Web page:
When I was young, like most people here, I was completely confused by certain words, which I’d only encountered in reading and didn’t quite know how to pronounce. I understand my pronunciation of Whale in Portuguese kept the family in stitches for years, and the funny thing is I no longer remember which pronunciation is the funny one and which the correct one.
More importantly, sometimes I assigned COMPLETELY wrong meanings to words. I sometimes find that I’ve done that in English too, but more rarely.
You see, sure we owned a dictionary, but when I was eight and devouring all the books I or my friends could get our hands on, stopping to look in the dictionary was a waste of time. (I once had an entire “boyfriend/girlfriend” relationship for a whole two years because his parents were well to do and bought him whatever books he asked for. As opposed to my family, where I could read whatever I could dig up (why the potato cellar, mom? Weird place to hide dad’s old books. I don’t care if you thought they weren’t aesthetically pleasing) and got new books (often wildly inappropriate ones, and really, people, there is other science fiction than Verne, okay?) from relatives for my birthday (but not Christmas. That was clothing and money.) Yep, I know what that makes me. Don’t judge me, we were in fourth grade and the most onerous thing required of me as a girlfriend was to hold hands.)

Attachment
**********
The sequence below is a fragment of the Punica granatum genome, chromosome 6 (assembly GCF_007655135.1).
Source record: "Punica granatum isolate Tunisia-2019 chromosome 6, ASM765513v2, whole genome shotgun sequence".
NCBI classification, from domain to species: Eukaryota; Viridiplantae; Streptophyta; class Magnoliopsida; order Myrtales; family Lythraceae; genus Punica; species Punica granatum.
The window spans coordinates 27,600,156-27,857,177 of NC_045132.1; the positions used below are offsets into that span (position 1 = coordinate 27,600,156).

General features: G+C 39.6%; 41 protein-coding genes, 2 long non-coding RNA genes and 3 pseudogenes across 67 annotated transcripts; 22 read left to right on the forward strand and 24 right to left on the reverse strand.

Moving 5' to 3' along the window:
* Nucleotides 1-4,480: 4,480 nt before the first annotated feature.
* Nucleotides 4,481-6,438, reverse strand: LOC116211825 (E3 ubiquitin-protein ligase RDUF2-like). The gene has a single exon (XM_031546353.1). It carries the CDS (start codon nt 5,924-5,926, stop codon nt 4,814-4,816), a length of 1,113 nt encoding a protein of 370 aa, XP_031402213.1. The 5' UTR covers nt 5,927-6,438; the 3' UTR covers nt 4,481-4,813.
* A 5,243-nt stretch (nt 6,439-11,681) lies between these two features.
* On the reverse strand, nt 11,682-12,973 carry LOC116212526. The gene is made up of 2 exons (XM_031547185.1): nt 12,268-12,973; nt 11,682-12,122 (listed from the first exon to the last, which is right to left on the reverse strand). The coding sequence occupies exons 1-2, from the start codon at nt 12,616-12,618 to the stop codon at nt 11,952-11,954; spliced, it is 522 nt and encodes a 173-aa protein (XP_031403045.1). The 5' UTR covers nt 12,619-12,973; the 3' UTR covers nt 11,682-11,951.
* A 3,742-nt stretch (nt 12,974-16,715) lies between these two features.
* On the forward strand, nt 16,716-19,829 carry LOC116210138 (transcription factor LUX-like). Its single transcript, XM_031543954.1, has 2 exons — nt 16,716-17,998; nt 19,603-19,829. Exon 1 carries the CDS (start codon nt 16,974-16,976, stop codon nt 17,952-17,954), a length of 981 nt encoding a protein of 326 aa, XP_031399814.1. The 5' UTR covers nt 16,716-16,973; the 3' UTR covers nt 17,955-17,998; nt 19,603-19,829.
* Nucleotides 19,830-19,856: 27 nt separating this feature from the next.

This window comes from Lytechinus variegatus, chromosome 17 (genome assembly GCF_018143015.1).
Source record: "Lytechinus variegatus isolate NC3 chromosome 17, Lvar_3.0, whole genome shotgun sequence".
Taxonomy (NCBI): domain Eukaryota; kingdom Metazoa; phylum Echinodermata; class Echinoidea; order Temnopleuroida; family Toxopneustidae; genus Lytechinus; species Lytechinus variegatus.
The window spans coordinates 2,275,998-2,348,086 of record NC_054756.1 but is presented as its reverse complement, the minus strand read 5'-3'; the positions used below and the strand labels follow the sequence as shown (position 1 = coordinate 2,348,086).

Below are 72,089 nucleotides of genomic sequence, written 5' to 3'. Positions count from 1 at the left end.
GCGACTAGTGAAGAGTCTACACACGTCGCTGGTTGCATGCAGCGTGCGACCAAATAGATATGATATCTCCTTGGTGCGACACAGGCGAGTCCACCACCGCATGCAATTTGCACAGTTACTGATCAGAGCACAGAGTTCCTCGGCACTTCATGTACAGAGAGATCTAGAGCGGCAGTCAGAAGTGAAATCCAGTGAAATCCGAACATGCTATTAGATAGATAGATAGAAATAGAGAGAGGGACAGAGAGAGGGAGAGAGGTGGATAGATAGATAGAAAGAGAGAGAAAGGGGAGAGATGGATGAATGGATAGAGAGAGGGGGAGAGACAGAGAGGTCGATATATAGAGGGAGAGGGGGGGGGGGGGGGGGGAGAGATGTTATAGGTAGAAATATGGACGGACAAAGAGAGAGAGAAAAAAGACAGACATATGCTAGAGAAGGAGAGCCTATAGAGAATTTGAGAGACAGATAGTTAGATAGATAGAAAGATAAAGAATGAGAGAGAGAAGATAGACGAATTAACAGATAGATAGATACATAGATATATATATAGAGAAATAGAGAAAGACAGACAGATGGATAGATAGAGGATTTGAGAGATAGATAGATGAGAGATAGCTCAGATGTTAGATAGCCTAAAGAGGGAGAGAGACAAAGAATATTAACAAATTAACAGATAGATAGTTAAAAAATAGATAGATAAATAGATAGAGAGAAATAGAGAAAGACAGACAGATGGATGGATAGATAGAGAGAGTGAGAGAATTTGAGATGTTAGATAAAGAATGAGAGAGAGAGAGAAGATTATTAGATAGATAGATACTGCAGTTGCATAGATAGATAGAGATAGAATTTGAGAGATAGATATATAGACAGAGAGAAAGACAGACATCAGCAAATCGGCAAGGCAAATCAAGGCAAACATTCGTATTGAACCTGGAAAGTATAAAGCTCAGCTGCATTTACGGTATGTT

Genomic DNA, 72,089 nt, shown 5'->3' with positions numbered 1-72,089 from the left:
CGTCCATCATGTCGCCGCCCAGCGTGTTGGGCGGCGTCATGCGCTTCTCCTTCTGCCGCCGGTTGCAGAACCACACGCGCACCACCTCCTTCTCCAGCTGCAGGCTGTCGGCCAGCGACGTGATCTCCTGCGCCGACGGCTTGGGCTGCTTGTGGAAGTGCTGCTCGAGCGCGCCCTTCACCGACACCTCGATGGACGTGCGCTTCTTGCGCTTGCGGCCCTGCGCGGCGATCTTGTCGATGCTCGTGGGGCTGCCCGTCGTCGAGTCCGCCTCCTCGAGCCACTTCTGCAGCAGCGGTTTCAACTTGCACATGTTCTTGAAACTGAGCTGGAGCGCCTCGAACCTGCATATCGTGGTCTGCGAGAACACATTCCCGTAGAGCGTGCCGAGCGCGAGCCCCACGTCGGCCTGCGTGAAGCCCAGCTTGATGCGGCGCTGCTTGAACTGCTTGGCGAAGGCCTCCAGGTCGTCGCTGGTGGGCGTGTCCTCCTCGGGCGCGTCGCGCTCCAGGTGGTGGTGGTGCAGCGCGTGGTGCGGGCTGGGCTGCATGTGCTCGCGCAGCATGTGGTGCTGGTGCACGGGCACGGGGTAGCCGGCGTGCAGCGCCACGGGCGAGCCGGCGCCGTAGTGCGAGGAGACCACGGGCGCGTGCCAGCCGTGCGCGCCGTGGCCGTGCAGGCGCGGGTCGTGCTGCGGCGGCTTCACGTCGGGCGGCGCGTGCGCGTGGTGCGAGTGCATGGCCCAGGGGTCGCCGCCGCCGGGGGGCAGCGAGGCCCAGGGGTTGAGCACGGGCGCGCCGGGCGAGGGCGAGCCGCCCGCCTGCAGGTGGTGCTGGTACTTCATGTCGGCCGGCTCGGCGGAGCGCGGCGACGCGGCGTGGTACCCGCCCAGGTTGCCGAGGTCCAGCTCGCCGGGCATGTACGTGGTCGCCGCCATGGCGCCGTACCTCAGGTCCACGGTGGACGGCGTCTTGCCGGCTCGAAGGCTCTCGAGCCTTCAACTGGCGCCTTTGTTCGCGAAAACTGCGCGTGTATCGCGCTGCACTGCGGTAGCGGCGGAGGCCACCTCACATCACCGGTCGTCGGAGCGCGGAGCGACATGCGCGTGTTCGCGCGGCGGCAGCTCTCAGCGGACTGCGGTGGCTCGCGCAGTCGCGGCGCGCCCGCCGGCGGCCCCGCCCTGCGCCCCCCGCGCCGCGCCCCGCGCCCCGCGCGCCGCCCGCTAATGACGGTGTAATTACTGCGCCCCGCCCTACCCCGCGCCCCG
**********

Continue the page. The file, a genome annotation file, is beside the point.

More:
So I inferred words from surrounding words, tone, story, whatever.
Which is why I came to think that “native” and “aboriginal” were words for “Savage” and “barbaric”. This probably came from the fact that at the time I was going through a Tarzan and other books of similar vintage phase. It wasn’t until I was reading an anthropological book and found aboriginal used in a context that couldn’t mean “savage” or barbaric that I realized I must have got hold of the wrong end of the stick and went to the dictionary, where I found that aboriginal meant originating in that place, and not “savage” or “barbaric.” Native had the same meaning.
So, what is this all about? Well, recently I went through great anguish of mind while writing a book set in the 19th century and involving Amerindians. Should I use Indians? Or Natives? Both were accurate usage for the time, but surely, periodically, they’d default to “Indian” since that was the common usage.
Of course these days “Indian” is considered pejorative because it’s the name given by Europeans who mistook the inhabitants of the Americas for inhabitants of quite another region of the world.
I get that. I don’t get replacing it with “Native Americans.” Yes, I know that the legends of a lot of tribes say that they were created here, but holy heck, are we going to go on that testimony now? Then we should refer to Christians as Edenintes, because that’s where they believe they were created, right? No? Then what makes a religion true and the other false, from the outside? Oh, yeah, because one is exotic and stuff.
In fact, from a scientific point of view we have more than enough proof that the people’s Europeans found in the Americas didn’t evolve there, weren’t created there, and weren’t the first ones there. I.e. they displaced other people.